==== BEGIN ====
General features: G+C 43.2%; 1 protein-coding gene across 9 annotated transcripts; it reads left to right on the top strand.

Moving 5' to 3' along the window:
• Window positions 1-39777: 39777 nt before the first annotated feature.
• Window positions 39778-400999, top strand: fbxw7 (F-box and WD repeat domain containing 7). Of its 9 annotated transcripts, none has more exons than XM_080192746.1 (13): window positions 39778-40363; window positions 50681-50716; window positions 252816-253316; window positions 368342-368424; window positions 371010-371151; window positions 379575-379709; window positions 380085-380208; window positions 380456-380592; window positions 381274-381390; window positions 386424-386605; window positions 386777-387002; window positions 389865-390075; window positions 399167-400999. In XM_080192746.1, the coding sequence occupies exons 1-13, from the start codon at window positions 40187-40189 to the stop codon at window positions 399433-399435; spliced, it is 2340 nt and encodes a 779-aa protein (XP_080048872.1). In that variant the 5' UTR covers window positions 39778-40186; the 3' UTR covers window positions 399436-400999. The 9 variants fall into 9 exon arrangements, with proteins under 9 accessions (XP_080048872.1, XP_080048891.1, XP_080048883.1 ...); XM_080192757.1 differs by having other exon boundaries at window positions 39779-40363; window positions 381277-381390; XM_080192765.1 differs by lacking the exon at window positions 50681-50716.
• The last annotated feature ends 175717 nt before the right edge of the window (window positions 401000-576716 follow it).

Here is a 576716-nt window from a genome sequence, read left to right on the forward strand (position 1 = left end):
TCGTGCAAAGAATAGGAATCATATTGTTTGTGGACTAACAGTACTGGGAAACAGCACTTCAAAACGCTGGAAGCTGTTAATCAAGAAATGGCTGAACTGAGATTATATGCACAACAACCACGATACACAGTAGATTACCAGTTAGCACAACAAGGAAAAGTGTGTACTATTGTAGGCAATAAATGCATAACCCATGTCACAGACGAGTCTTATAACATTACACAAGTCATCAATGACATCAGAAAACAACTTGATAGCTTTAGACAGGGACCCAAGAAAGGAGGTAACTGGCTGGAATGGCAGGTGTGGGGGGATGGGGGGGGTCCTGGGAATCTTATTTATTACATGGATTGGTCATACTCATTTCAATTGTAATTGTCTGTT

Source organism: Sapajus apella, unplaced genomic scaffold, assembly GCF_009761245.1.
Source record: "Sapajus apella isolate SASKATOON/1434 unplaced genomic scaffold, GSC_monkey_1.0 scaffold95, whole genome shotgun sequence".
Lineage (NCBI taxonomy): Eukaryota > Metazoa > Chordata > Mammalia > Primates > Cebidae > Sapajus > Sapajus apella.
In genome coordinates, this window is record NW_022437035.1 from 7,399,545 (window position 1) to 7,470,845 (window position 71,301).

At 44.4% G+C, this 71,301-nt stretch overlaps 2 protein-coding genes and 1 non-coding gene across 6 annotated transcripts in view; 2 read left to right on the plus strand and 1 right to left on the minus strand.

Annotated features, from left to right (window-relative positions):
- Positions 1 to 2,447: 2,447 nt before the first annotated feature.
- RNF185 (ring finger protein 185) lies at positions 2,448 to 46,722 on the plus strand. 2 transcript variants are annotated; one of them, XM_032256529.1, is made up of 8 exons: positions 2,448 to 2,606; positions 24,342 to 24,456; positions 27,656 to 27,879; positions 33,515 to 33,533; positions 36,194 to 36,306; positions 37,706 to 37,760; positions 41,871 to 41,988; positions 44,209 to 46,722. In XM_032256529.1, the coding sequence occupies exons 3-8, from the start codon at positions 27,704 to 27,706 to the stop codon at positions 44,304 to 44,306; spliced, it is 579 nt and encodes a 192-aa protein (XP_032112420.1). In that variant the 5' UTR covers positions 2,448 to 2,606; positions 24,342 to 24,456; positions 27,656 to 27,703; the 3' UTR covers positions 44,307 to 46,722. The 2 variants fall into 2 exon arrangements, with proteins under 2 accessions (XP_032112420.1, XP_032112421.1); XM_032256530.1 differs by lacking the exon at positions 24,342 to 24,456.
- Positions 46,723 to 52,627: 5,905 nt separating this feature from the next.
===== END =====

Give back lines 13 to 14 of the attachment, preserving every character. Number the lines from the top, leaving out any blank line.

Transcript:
Annotated features, from left to right (window-relative positions):
- Positions 1 to 2,447: 2,447 nt before the first annotated feature.